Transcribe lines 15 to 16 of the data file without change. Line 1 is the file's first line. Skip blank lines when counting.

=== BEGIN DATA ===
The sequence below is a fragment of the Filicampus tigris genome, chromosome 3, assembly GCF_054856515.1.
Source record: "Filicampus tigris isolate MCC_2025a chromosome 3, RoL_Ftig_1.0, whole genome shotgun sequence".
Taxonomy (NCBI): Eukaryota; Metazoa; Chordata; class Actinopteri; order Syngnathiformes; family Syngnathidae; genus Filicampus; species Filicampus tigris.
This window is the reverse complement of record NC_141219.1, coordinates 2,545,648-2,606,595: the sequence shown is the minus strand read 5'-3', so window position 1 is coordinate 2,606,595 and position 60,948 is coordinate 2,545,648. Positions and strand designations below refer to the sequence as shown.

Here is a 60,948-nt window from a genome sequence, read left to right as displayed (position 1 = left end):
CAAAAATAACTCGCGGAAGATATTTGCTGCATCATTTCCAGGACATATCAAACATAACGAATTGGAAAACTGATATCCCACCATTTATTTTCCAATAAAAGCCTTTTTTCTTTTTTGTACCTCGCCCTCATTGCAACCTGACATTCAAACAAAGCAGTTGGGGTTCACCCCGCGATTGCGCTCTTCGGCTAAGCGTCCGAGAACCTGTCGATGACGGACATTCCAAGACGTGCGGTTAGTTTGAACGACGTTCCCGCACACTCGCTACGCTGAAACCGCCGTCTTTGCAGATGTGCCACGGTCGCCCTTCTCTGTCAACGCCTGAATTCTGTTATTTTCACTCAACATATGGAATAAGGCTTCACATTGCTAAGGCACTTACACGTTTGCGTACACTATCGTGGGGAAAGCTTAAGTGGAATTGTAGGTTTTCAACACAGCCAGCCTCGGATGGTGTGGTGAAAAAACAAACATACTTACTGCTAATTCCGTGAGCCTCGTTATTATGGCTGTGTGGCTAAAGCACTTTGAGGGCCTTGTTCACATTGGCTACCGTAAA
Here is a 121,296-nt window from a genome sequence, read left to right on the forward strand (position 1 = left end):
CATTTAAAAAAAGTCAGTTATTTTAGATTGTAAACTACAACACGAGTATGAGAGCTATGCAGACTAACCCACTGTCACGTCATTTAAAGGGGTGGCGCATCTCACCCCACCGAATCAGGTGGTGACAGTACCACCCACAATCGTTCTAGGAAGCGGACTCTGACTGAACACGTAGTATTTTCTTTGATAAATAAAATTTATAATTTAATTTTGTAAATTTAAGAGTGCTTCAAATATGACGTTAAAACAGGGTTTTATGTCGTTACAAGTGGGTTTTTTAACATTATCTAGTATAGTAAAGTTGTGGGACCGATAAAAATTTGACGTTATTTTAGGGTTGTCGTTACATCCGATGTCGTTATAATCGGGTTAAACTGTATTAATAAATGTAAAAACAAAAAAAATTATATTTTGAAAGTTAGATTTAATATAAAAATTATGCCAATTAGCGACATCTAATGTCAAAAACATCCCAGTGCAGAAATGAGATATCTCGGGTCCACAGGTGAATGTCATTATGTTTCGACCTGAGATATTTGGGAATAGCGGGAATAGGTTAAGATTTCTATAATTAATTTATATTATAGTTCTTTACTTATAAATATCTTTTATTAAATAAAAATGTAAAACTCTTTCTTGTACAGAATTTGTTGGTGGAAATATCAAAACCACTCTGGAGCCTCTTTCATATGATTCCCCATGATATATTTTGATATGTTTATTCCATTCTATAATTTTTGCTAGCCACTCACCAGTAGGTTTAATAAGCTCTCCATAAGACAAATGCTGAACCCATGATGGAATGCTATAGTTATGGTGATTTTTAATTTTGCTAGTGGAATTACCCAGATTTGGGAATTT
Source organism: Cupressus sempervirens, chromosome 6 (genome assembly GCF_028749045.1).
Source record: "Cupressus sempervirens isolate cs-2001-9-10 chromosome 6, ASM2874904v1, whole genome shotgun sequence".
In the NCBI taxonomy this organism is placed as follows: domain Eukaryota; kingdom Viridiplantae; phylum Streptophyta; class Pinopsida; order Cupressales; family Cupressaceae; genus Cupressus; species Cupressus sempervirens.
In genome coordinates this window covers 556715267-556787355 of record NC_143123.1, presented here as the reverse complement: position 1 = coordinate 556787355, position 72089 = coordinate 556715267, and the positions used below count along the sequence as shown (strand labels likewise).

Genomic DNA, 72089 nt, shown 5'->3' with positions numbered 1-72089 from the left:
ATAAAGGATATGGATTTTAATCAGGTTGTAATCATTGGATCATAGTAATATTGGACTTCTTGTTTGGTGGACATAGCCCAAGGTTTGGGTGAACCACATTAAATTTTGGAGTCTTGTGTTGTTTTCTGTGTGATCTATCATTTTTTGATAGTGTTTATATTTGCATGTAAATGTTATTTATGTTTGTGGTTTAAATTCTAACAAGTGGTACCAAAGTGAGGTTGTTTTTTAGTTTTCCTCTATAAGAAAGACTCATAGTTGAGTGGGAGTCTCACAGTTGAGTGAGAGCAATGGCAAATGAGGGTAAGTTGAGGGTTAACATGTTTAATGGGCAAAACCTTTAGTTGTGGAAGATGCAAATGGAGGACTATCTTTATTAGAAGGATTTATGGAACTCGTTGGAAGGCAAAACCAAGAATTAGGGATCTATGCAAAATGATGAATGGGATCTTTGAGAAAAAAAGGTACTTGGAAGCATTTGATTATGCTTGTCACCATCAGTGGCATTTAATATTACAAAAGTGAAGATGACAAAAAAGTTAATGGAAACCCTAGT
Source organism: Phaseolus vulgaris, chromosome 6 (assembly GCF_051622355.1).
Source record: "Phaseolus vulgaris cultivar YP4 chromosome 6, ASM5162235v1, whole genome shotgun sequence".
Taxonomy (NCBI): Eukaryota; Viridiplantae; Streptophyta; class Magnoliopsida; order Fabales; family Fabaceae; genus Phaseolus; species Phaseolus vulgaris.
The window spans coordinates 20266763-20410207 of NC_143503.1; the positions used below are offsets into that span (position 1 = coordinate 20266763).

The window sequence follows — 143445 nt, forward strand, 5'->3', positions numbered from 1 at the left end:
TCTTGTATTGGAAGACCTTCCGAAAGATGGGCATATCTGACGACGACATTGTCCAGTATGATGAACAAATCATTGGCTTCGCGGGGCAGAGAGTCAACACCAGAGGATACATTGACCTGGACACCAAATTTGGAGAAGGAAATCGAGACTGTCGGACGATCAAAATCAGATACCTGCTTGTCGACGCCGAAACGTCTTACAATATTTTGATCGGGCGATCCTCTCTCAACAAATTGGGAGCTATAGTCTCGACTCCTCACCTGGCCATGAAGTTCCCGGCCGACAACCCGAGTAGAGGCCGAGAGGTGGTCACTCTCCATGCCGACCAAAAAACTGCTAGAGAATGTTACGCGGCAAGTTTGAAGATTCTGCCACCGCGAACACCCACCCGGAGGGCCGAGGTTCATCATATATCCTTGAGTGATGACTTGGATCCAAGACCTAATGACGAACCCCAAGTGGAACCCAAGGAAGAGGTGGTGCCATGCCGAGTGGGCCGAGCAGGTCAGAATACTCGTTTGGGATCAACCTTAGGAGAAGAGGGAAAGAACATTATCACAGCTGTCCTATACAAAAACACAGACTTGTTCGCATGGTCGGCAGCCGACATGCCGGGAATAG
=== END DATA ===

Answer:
Source organism: Phaseolus vulgaris, chromosome 6 (assembly GCF_051622355.1).
Source record: "Phaseolus vulgaris cultivar YP4 chromosome 6, ASM5162235v1, whole genome shotgun sequence".